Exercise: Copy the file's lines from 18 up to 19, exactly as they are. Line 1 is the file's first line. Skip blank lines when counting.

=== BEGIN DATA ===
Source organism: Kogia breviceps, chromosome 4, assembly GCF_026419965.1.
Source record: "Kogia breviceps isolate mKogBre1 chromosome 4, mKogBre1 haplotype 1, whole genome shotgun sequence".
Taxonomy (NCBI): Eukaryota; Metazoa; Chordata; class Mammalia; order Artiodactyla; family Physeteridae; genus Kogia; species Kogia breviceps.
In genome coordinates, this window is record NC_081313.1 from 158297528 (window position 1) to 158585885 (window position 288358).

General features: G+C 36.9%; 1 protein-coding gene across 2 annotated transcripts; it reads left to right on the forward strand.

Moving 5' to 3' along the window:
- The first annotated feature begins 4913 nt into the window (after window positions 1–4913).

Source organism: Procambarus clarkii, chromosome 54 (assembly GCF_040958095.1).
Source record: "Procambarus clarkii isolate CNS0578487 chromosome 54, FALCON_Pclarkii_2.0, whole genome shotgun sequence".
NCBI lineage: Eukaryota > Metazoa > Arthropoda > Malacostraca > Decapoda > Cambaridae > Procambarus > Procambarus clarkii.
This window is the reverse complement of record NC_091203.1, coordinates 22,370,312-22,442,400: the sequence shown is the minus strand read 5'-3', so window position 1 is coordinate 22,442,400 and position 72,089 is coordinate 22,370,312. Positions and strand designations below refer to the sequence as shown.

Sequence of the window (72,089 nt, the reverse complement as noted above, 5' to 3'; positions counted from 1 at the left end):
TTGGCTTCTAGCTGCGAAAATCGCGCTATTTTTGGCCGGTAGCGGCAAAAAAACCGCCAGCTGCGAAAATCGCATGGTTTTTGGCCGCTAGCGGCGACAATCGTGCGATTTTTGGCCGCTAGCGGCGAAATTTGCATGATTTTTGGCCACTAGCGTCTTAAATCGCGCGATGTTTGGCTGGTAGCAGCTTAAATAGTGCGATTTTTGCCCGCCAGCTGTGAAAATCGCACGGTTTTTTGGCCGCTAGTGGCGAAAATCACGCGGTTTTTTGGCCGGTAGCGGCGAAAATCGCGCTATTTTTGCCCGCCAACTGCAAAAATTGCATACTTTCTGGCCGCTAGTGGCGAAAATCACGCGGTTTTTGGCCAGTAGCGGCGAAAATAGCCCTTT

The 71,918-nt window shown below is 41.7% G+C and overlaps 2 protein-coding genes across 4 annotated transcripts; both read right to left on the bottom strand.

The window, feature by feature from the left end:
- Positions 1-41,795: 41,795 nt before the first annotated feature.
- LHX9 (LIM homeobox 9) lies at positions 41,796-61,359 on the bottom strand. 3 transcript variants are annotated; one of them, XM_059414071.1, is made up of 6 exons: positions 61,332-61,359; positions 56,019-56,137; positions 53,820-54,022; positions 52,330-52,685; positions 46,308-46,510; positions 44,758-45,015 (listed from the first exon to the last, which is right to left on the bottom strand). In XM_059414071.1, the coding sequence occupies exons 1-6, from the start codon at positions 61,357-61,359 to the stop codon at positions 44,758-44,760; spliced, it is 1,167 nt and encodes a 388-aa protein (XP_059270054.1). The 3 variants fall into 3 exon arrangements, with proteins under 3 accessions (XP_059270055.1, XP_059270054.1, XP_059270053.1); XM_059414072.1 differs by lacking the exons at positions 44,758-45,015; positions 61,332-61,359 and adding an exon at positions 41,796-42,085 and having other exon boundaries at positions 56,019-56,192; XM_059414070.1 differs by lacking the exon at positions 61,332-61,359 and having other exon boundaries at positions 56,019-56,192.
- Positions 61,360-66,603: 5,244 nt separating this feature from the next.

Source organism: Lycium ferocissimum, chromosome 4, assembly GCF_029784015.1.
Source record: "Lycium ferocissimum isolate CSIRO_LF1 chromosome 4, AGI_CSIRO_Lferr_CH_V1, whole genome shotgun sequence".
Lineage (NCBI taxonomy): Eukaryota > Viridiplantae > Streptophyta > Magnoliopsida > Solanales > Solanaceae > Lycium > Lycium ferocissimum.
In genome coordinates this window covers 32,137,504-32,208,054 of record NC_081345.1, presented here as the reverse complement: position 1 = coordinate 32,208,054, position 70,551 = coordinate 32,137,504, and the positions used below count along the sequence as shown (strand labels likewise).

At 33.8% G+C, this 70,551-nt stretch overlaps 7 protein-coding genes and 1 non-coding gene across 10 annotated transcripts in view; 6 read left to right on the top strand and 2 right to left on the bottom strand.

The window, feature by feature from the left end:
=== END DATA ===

- Positions 61,360-66,603: 5,244 nt separating this feature from the next.

Source organism: Lycium ferocissimum, chromosome 4, assembly GCF_029784015.1.